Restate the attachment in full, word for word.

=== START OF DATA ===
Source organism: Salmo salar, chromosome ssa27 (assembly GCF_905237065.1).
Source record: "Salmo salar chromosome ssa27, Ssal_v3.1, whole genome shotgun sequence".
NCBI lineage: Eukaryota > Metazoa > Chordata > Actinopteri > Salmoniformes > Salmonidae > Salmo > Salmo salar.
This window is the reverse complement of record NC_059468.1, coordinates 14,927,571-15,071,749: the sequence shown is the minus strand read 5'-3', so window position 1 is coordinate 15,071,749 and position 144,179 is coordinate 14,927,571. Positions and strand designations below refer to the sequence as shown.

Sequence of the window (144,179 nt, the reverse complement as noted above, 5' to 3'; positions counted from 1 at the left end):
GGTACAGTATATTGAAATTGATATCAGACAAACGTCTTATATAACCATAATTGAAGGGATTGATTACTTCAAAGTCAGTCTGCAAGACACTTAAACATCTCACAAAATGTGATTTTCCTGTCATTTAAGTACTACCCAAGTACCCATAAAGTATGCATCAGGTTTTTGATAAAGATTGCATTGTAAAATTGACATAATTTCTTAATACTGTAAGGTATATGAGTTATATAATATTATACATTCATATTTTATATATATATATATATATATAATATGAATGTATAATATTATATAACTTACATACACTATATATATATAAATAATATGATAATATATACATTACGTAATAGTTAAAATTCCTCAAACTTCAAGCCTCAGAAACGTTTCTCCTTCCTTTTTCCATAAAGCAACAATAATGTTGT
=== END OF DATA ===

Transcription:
Source organism: Salmo salar, chromosome ssa27 (assembly GCF_905237065.1).
Source record: "Salmo salar chromosome ssa27, Ssal_v3.1, whole genome shotgun sequence".
NCBI lineage: Eukaryota > Metazoa > Chordata > Actinopteri > Salmoniformes > Salmonidae > Salmo > Salmo salar.
This window is the reverse complement of record NC_059468.1, coordinates 14,927,571-15,071,749: the sequence shown is the minus strand read 5'-3', so window position 1 is coordinate 15,071,749 and position 144,179 is coordinate 14,927,571. Positions and strand designations below refer to the sequence as shown.

Sequence of the window (144,179 nt, the reverse complement as noted above, 5' to 3'; positions counted from 1 at the left end):
GGTACAGTATATTGAAATTGATATCAGACAAACGTCTTATATAACCATAATTGAAGGGATTGATTACTTCAAAGTCAGTCTGCAAGACACTTAAACATCTCACAAAATGTGATTTTCCTGTCATTTAAGTACTACCCAAGTACCCATAAAGTATGCATCAGGTTTTTGATAAAGATTGCATTGTAAAATTGACATAATTTCTTAATACTGTAAGGTATATGAGTTATATAATATTATACATTCATATTTTATATATATATATATATATATAATATGAATGTATAATATTATATAACTTACATACACTATATATATATAAATAATATGATAATATATACATTACGTAATAGTTAAAATTCCTCAAACTTCAAGCCTCAGAAACGTTTCTCCTTCCTTTTTCCATAAAGCAACAATAATGTTGT